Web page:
God gave Leah another son, and she called him Simeon, and said: “Because the Lord hath heard that I was hated, He hath therefore given me this son also.” And then a third son also, whom she called Levi—“joined”—and then a fourth son, whom she called Judah, and said: “Now will I praise the Lord.” (Gen 29:32-35.) It was a great compensation to this woman, lonely in her own home, that she should have the little ones around her and the consciousness that each child came as a direct gift from God.
But as Leah grew happier in her surroundings, Rachel became more dissatisfied. She “envied her sister, and said unto Jacob:
“Give me children, or else I die.” (Gen 30:1.)
Jacob bitterly retaliated, and said: “Am I in God’s stead, who hath withheld from thee the fruit of the womb.” (Gen 30:2.) Then, following the example of Sarah, and probably the custom among the heathen, she gave her maid to her husband, that in case she should bear children, Rachel might reckon them her own, and Bilhah bore Jacob two sons. Leah followed her example, and gave her maid to her husband, and Zilpah also bore him two sons. But the complications in the family only grew greater by this multiplication: it was not God’s divine order.
At last God heard Rachel’s prayer; and after her sister’s family had numbered seven, and four children were born to the handmaids, God gave Rachel also a child, “and she called his name Joseph, and said: The Lord shall add to me another son.” (Gen 30:23-24.) O how this history shows us the misery there is in the ways of man, and how much of the evil of human nature comes out when the strict lines which God has laid down are not followed by His children! The family of Jacob must have been a hot‐bed of jealousy, strife, contention, evil‐speaking, pride, and bitterness; and the chief contention was between two sisters! If Jacob had trusted God to give him Rachel, or had given up his will and been satisfied with Leah, all these complications would not have arisen.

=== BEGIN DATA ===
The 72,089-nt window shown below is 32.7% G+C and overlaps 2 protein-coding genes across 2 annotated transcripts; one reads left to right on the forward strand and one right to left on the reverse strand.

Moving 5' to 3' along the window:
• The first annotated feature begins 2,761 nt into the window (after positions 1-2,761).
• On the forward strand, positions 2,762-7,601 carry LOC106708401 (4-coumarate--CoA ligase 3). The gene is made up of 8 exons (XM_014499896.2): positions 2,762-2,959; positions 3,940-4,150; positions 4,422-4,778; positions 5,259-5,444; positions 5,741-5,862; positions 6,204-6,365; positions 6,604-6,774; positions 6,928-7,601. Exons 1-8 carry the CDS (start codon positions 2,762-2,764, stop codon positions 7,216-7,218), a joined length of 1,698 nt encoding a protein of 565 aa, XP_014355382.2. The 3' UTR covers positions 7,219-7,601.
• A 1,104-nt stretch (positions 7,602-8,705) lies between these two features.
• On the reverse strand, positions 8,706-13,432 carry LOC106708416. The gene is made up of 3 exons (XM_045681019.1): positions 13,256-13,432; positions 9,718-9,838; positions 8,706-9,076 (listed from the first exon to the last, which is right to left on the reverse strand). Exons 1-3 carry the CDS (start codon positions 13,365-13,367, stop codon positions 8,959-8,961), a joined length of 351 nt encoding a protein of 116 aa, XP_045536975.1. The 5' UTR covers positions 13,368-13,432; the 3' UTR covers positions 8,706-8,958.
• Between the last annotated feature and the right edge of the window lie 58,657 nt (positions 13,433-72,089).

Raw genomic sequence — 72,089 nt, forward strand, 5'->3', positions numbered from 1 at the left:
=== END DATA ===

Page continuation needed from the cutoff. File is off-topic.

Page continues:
Meanwhile, business matters brought other difficulties. Laban was a selfish and self‐seeking man. God blessed Jacob according to His promise, and Laban envied him; and, at last, “Jacob beheld the countenance of Laban, and, behold, it was not toward him as before.” (Gen 31:2.) And now the Lord visited Jacob, and told him to return to the land of his fathers and to his kindred, and promised,
Jacob must break to Leah and Rachel the news that he was about to take them from their father’s house and from their home. Both the sisters, when they found that God had spoken to him, sided with their husband against their father, and were ready to depart. But Jacob, instead of trusting God and doing the thing openly, “stole away unawares to Laban the Syrian, in that he told him not that he fled.” (Gen 31:20.)
His mother’s example had told only too strongly upon Jacob, and instead of raising Leah and Rachel by uprightness and integrity, he persuaded them to share his deceit, and help him in his flight. It is a precious thing when a man watches over the faults in his wife with a godly jealousy, seeking in every way to warn her, that she may be purified and kept pure in the sight of God. And it is a blessed thing when a wife watches over her husband in the same way, each watching for the other’s soul. God has meant that husband and wife should be “heirs together of the grace of life.” (1Pe 3:7.) If two people who have agreed to spend their lives together are not made a blessing to each other, they must naturally be a curse. It is easier for one to do wrong if he sees his partner in life doing the same.
From this time we hear little of importance about the wives of Jacob, except when Rachel’s youngest son was born, and the mother died, calling the little babe: “The son of my sorrow,” whereas his father called him “The son of the right hand.” His life was his mother’s death.
Neither of these wives was, as God would have had her, a true and unselfish helpmeet for her husband.